EU energy ministers are pushing to allow public funds to help build a gas pipeline to a power station in Malta, jointly owned by a businessman awaiting trial for the murder of journalist Daphne Caruana Galizia.
On Tuesday, officials and MPs will start deciding on new rules aimed at gradual elimination EU grants for fossil fuel projects.
However, on Friday EU ambassadors confirmed that Malta and Cyprus had obtained exemptions for gas pipelines that would connect them to European gas networks.
In practice, this means that the € 400m (£ 340m) Melita pipeline project, designed to transport gas from Gela in Sicily to Delimara in Malta, could be built with EU funds.
Cyprus should also benefit from a derogation from the phasing out of EU support for fossil fuel infrastructure. The € 7 billion EastMed pipeline is an even bigger undertaking than the Malta-Italy link – it will join Cyprus to the European gas network with Greece and Israel.
The move has been criticized by environmental activists because it would block Malta’s dependence on the Delimara gas plant, which is partly owned by the man accused of organizing the murder of Caruana Galizia.
Maltese businessman Yorgen Fenech was previously a director of ElectroGas, the company that operates the Delimara power plant, and holds a key stake in the company with his family. He was charged this year with conspiracy in the murder of Caruana Galizia. Maltese prosecutors recommended life imprisonment, and it is due to stand trial. Fenech denies having played a role in the murder.
Before his arrest he was managing director of his family business, the Tumas Group, which joined forces with other Maltese families to secure a third of ElectroGas shares. He owns shares in the company through Tumas and a separate company. His uncle and president of Tumas, Raymond Fenech, said he was unaware of the EU’s proposals.
“Yorgen Fenech is a minority shareholder of the Tumas group and owns less than 4% of the shares of the company which were transferred by inheritance,” he added.
Caruana Galizia was investigating the award of the Delimara power plant contract to ElectroGas when she died in a car bomb in 2017. Maltese police said they believed she was killed for her reporting on the plant electric.
Barnaby Pace, gas activist at the corruption and environmental organization Global Witness, said: “This pipeline threatens to prevent Malta from using polluting fossil fuels and dealing with this fossil gas project. , linked to the murder of Daphne Caruana Galizia, for decades to come. . The EU must put the interests of the Maltese and EU citizens ahead of the profits of the big polluters and refuse to get involved in a new fossil fuel deal. “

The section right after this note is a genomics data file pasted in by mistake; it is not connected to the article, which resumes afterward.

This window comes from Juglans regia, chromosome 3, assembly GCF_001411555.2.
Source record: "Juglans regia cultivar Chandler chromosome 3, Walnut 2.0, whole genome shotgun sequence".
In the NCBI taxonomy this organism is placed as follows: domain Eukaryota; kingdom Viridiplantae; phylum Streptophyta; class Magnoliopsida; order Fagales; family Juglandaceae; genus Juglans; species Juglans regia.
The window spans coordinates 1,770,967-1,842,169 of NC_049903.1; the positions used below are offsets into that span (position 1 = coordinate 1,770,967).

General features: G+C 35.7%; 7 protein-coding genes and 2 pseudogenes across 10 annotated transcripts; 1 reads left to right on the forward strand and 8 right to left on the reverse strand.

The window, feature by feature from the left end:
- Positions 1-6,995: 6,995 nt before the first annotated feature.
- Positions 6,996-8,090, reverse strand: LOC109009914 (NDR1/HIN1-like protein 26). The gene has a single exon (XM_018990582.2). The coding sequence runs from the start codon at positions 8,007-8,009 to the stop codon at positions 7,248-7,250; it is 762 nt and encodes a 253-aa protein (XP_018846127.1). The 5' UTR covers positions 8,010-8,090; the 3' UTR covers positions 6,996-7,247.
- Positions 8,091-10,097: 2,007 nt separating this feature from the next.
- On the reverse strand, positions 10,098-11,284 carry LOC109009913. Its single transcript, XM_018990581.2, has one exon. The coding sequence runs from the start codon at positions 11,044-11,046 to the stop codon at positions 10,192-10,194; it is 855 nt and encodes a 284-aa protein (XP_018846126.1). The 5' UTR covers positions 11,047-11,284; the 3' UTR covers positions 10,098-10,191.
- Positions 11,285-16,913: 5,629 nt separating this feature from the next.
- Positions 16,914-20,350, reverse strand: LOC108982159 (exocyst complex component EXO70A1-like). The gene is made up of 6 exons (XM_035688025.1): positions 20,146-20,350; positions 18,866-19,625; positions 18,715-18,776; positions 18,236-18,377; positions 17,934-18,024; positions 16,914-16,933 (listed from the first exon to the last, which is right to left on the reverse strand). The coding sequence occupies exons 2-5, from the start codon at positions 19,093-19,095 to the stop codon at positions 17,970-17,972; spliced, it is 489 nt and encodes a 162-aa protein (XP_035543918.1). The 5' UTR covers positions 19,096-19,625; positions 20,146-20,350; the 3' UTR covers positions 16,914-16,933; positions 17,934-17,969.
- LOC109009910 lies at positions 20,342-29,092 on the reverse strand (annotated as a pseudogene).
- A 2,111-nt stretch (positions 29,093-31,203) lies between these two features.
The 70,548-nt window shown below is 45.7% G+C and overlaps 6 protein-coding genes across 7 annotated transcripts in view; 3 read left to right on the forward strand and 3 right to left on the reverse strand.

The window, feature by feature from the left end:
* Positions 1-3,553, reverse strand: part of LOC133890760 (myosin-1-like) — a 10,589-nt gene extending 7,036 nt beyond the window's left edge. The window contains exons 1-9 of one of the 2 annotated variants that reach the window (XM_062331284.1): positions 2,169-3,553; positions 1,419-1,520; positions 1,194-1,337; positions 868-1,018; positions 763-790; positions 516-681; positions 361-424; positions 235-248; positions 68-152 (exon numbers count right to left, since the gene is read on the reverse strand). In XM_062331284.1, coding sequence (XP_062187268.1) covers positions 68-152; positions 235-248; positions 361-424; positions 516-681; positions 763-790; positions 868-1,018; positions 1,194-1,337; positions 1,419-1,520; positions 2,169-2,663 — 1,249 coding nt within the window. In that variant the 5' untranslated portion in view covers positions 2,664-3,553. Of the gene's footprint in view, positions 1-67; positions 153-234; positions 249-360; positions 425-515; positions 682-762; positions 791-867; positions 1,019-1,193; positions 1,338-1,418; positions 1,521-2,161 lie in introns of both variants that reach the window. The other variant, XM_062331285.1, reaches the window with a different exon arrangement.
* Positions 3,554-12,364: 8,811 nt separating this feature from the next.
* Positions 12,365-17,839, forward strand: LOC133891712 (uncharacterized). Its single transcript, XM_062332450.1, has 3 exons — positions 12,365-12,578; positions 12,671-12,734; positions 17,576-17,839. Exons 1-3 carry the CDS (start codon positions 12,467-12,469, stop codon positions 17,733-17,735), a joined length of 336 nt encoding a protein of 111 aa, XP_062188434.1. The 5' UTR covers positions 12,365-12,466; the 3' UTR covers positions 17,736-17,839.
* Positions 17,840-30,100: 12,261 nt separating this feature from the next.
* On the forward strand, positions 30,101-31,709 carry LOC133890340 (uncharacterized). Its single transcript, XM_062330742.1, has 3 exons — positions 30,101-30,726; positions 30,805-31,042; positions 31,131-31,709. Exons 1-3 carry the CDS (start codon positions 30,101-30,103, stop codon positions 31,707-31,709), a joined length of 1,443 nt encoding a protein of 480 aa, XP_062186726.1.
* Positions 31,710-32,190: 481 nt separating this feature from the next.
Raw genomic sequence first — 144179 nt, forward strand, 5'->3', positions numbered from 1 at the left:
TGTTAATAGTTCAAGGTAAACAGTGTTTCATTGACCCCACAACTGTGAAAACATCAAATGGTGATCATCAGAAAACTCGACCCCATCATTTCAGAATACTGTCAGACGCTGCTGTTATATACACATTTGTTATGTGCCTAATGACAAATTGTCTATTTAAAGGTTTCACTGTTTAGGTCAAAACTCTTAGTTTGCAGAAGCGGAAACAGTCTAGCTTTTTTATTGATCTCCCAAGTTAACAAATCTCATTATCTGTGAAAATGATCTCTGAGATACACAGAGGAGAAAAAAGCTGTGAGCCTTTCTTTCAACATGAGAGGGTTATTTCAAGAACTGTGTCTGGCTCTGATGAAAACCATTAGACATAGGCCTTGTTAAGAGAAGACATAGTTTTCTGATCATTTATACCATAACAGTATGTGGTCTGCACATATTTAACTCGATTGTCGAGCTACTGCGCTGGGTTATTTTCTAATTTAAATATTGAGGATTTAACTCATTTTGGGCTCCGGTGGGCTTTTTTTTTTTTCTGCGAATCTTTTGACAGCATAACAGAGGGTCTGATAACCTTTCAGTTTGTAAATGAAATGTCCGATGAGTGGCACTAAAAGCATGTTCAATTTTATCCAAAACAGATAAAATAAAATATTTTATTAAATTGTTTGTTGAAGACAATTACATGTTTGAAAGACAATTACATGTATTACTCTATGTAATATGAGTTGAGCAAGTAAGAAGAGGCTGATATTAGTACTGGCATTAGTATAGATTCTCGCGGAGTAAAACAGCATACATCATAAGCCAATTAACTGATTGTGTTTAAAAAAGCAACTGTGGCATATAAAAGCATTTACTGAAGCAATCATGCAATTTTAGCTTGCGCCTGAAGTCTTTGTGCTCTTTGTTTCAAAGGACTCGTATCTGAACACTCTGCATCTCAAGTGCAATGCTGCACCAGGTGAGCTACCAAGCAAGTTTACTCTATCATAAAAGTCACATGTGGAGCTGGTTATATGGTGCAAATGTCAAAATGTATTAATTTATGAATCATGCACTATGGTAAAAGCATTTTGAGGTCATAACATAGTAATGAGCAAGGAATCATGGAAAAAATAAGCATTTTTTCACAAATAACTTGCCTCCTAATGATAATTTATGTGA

ElectroGas maintains that the gas-fired power plant marked an environmental improvement when it opened in 2017, as it replaced a power plant that runs on heavy fuel oil, which is even more polluting than gas. Malta is also supplied with electricity by an interconnection connecting it to Sicily.
Delimara is currently powered by liquefied natural gas, which is transported by ship. With the interconnection to Sicily, it meets most of the country’s energy needs. Only around 7% of electricity in Malta is produced from renewable sources, one of the lowest rates in the EU.
An EU official said Malta had the support of other EU ambassadors when the exemption was obtained on Friday. “Several delegations have spoken explicitly in favor of maintaining the waiver,” the official said.
A group of 11 countries, including Ireland, Germany and the Netherlands, had initially pushed for existing fossil fuel projects to be excluded from support. But Cyprus and Malta, supported by most delegations from Eastern Europe, were able to highlight a 10-year-old European Council conclusion that “no EU member state should remain isolated from European gas networks. and electricity after 2015 ”.